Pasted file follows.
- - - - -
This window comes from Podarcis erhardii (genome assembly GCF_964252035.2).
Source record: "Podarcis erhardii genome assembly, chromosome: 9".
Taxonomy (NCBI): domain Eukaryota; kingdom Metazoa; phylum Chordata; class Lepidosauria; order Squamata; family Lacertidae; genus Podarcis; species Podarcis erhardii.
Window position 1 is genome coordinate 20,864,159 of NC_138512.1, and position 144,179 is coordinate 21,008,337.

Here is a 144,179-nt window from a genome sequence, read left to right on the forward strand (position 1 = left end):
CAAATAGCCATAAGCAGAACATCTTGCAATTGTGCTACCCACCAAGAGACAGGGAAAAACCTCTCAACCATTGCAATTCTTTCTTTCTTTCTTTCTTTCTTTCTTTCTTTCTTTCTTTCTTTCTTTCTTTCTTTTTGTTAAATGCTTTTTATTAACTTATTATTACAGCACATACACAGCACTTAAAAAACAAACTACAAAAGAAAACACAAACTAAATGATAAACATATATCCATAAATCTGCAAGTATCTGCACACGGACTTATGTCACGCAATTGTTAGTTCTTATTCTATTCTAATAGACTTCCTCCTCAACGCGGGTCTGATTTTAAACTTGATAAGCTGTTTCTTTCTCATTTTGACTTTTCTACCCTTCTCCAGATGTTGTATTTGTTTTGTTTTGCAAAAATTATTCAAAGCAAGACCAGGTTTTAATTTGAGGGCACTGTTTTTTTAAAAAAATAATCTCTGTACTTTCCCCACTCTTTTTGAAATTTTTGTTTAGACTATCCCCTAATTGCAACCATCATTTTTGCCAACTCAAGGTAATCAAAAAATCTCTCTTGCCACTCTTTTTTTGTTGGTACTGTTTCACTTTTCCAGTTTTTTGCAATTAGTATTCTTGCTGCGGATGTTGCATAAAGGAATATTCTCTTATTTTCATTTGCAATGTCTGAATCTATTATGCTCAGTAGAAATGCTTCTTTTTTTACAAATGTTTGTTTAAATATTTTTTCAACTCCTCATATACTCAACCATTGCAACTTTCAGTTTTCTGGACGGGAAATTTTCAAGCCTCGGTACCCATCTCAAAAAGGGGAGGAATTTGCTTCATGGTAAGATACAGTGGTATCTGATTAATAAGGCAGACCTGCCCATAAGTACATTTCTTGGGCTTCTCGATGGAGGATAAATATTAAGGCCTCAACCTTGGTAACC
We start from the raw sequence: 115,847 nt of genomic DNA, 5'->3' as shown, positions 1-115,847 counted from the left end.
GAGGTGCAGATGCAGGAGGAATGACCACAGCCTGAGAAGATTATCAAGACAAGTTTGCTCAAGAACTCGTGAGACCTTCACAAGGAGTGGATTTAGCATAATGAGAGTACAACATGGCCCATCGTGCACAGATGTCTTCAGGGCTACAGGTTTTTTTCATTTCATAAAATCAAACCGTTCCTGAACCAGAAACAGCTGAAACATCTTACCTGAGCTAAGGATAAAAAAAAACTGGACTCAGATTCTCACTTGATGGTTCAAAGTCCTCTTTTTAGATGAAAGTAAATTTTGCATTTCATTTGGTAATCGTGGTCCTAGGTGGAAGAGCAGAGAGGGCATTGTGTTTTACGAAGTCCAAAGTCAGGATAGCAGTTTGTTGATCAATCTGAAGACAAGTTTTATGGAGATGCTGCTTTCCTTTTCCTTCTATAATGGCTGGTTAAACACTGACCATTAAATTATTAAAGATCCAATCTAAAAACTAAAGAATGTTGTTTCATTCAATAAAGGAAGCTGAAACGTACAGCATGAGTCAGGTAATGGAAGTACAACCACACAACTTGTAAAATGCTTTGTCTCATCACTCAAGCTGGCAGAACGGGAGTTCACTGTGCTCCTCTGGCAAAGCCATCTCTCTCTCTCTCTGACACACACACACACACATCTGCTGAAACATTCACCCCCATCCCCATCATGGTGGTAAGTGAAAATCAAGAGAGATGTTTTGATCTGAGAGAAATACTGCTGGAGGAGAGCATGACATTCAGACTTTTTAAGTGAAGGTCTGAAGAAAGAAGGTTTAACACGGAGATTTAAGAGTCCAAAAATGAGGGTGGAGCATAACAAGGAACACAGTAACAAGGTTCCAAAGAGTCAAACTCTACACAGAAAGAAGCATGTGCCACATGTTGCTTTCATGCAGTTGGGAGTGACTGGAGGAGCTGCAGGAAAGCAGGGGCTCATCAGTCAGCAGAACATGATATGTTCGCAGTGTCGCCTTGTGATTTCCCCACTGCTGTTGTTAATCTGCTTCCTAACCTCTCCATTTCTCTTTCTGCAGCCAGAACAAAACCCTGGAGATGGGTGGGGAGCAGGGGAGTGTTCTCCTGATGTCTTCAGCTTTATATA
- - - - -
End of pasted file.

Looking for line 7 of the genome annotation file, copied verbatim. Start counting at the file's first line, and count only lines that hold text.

We start from the raw sequence: 115,847 nt of genomic DNA, 5'->3' as shown, positions 1-115,847 counted from the left end.